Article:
Mmmmm…..She really shouldn’t be so lame based on what we found.

We did some nerve blocks to confirm.

(again – a side note to my non-horsey audience – nerve blocks are done to block pain to a certain portion of the horse’s leg in an incremental fashion to pinpoint the location of where the lameness is originating from)

A block of the foot resulted in a still very much lame horse.

A block of the leg from the suspensory branch downward resulted in a very sound looking horse.

(side note – this doesn’t confirm that the source of pain is the suspensory – but rather confirms that it’s a structure in the area – including the suspensory branch).

Possibility 1 - The conclusion of the vets is that she’s a wimp and we are just looking at a suspensory injury. Being a wimp is a good thing and consistent with her past history. They are talking about her being back to regular work in 9 months (3 months of almost complete rest, followed by 6 months of ramping up slowly under close observation with recheck ultrasounds)

Possibility 2 – there is something else causing the pain and thus the lameness. If so – I’m darn lucky that I found the suspensory injury while there’s a very good chance of recovery. Any soft tissue injury in the area basically treated the same, with the suspensory perhaps being approached the most conservatively – thus by treating the suspensory, I should be addressing anything else in the area.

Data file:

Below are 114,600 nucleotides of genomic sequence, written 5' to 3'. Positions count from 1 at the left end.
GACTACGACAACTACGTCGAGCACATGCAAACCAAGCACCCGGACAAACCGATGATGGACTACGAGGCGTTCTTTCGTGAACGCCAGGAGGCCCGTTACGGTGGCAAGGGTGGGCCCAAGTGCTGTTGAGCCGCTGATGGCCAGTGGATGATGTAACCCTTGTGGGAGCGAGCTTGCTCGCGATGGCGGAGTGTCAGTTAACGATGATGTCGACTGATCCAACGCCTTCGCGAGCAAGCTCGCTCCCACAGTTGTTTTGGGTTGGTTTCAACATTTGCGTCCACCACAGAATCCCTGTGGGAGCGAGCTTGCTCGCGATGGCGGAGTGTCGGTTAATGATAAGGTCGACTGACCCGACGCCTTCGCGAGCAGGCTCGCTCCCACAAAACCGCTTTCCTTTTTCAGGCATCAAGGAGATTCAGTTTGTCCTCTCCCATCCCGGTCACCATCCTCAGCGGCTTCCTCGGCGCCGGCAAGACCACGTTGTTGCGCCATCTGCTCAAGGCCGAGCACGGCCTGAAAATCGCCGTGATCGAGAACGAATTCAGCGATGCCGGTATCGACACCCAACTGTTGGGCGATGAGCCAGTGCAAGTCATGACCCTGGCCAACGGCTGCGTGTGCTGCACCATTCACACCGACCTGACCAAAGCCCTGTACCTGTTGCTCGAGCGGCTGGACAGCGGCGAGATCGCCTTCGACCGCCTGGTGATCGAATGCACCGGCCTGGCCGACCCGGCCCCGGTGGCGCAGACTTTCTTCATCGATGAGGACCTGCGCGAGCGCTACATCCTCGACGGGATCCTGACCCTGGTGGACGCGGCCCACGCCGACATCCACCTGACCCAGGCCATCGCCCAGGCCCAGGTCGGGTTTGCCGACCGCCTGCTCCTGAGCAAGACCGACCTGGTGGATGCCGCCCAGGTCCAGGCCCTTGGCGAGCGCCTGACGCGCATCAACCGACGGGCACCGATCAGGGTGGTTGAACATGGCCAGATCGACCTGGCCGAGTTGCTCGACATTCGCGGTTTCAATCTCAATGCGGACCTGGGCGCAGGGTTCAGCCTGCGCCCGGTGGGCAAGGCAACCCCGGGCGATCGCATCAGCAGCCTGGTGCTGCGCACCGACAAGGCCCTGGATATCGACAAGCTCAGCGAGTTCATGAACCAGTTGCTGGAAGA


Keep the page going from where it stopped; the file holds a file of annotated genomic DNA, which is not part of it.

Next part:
The good news – while she was in there the vet took a careful look at the SDF (superficial digital flexor) where the old bow was. She said that Farley did one of the best jobs of healing that injury that she has seen. I had been told in the past that the fiber pattern looked really really good, but I didn’t realize that on the spectrum of healing that Farley was in a very small percentage of horses that basically was able to heal the tendon to “as good as new” – and perhaps a bit better. The vets said this is a very good sign that Farley may be able to heal her suspensory in a similar manner, especially considering the small size of the lesion.

We talked a bit about some of the new emerging technology – specifically shock waves, Platelet enriched plasma, and Stem cells – but I finally decided that with the size of the lesion, my financial circumstances (quitting my job in 3 months, vet school), and risk of adverse reactions, I was most comfortable treating conservatively with the more proven therapies: ice, wrapping, rest, and anti-inflammatories.

The vet wasn’t able to tell me with any certainty whether this was a new injury, or an older one that reinjuried. There isn’t a lot of thickening of the suspensory - it has to be over 10% before it’s considered “significant” (and not because of tracing errors etc.) and she’s ~11%. There wasn’t a buildup of scar tissue to suggest that this injury was partially trying to heal and then being reinjured. Thus, the vets couldn’t give me any good answers in that direction, so I will probably have to rely on “my gut” and observations of people around me that I trust.